You’re a primary care doctor, and you’re exploring a switch to concierge medicine. The traditional model isn’t working for you – the insurance headaches, the panel so big that you’re afraid you’re missing the mark on great care, the constant pressure to keep the lights on and the business afloat.
As a concierge doctor, people frequently ask about the differences between what I do and what a traditional primary care doctor does.
The COVID-19 pandemic has changed our world. We’ve all learned the value of washing our hands. Businesses have learned how to operate remotely. Families have learned how to use Zoom to keep in touch. The concierge medicine industry has also learned a few things. We’ve learned just how much patients value access to their doctor, which has led to a rapid increase in telehealth. We learned about our doctors and nurses, and the sacrifices they are willing to make, every day, to put their patients first. We’ve also learned that the pandemic has amplified a couple misconceptions about concierge medicine.
When it comes to genetic testing, it can get complicated in a hurry. Imagine sending in a DNA test hoping to find out what percent German you are and getting back a result that says you have an increased risk for cancer. That news can stop anyone in their tracks.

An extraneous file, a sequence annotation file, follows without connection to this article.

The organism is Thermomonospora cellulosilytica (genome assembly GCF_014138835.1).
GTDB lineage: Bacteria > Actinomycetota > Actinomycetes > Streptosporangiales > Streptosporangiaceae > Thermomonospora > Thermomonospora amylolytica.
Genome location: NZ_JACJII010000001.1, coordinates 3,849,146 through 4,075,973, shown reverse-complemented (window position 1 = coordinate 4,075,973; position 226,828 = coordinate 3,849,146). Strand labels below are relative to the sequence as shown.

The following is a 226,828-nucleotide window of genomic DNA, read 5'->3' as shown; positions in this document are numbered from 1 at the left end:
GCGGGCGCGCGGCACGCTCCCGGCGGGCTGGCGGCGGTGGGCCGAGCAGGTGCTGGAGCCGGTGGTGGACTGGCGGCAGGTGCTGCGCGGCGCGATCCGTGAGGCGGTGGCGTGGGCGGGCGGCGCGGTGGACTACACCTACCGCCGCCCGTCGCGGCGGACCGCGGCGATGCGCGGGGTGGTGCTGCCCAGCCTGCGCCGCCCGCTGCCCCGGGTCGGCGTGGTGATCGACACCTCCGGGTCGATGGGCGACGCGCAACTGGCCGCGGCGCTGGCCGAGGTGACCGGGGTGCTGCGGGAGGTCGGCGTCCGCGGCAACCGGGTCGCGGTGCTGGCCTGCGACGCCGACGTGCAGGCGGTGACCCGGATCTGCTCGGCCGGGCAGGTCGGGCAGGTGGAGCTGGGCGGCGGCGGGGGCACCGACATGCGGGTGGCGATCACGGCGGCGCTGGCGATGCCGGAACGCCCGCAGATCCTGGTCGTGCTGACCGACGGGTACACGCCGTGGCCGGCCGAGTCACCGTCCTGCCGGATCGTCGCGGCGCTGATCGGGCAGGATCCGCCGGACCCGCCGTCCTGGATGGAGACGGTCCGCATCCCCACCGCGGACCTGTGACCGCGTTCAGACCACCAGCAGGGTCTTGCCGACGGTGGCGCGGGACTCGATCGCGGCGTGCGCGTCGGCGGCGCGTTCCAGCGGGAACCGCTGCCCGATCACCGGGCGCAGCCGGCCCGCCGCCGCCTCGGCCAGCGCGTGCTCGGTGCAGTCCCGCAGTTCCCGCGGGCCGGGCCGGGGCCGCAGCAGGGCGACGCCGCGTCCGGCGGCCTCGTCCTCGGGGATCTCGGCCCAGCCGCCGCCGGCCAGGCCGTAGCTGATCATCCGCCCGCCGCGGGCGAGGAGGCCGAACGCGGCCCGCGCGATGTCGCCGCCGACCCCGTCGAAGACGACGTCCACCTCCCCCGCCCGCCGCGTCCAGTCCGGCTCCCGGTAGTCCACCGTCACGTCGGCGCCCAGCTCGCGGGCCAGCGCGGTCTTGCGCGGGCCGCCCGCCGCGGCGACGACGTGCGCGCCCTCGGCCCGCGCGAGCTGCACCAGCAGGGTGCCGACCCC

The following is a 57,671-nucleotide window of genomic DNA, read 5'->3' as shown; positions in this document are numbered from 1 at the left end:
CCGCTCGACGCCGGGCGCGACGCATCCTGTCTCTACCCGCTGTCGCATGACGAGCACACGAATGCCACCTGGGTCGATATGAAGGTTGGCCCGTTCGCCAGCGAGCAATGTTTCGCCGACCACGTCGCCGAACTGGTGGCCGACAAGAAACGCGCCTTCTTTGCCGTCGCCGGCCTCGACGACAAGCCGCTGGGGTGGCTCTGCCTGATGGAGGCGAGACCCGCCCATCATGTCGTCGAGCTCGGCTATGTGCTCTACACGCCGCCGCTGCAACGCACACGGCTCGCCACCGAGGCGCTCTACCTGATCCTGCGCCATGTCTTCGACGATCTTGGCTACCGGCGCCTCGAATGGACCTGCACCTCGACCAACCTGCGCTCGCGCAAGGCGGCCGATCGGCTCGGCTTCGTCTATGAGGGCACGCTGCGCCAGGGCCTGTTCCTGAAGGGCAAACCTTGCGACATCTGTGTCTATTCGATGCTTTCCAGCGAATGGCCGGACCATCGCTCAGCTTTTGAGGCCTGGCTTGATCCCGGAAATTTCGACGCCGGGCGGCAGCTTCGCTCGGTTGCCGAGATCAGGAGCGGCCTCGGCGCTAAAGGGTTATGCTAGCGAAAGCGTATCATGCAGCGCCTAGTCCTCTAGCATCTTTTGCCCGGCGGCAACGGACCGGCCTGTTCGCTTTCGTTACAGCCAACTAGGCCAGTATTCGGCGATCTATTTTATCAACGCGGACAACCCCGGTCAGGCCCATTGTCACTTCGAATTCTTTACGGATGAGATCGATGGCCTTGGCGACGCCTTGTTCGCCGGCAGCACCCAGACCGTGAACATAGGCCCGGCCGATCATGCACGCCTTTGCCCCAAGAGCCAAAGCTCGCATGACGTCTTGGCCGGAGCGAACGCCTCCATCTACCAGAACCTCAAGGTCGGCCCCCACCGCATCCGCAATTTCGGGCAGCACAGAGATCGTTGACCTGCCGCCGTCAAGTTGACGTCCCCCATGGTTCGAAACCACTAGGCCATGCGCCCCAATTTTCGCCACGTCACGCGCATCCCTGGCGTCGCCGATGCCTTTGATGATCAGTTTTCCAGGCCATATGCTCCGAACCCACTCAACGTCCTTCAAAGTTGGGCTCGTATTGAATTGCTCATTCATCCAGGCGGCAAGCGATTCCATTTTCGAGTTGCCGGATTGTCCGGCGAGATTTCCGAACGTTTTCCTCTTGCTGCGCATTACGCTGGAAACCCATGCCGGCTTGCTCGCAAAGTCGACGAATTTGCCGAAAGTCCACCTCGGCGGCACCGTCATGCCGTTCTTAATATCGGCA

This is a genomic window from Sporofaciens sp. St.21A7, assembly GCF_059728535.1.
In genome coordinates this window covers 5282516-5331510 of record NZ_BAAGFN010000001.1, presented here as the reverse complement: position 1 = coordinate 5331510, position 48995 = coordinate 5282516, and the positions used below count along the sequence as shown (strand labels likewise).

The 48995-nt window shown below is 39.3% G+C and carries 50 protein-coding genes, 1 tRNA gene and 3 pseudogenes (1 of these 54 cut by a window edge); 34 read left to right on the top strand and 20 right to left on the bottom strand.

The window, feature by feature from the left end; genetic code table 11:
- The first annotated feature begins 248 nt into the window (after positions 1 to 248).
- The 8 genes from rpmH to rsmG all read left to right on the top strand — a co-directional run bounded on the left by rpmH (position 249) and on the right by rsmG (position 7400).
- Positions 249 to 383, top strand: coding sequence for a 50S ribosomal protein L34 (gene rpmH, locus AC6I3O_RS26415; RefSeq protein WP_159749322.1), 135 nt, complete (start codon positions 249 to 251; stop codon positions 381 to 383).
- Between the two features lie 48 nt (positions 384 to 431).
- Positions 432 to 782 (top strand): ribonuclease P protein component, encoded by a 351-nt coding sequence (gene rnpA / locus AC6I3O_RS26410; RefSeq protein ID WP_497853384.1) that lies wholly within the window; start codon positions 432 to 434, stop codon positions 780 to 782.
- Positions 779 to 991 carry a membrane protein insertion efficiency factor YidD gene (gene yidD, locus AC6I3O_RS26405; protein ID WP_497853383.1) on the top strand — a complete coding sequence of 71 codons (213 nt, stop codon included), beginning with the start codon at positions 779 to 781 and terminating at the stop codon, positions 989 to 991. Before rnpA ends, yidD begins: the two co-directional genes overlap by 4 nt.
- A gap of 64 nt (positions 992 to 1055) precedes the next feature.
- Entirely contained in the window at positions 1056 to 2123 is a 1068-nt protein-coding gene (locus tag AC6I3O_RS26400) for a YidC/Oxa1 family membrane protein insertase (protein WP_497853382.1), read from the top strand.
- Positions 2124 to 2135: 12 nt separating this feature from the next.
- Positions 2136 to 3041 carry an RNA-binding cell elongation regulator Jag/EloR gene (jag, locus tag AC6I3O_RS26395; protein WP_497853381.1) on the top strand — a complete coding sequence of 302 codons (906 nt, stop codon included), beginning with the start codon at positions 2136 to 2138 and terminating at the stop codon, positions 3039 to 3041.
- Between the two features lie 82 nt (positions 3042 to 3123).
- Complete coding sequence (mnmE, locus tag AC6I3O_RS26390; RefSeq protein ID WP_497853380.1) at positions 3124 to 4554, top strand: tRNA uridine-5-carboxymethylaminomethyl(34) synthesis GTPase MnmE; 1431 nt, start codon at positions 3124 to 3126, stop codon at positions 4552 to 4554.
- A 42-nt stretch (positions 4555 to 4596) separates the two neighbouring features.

Genetic testing continues to increase in popularity thanks in large part to various direct-to-consumer (DTC) services. While many people pursue genetic testing to find out more about their heritage, it’s not all fun and games. There is a lot more to consider before you send in that DNA sample.
Genetic testing continues to increase in popularity. However, it is not for everyone. Results of genetic testing can often be uninformative and ultimately can cause more stress and anxiety over the possibility of a disease you may never get.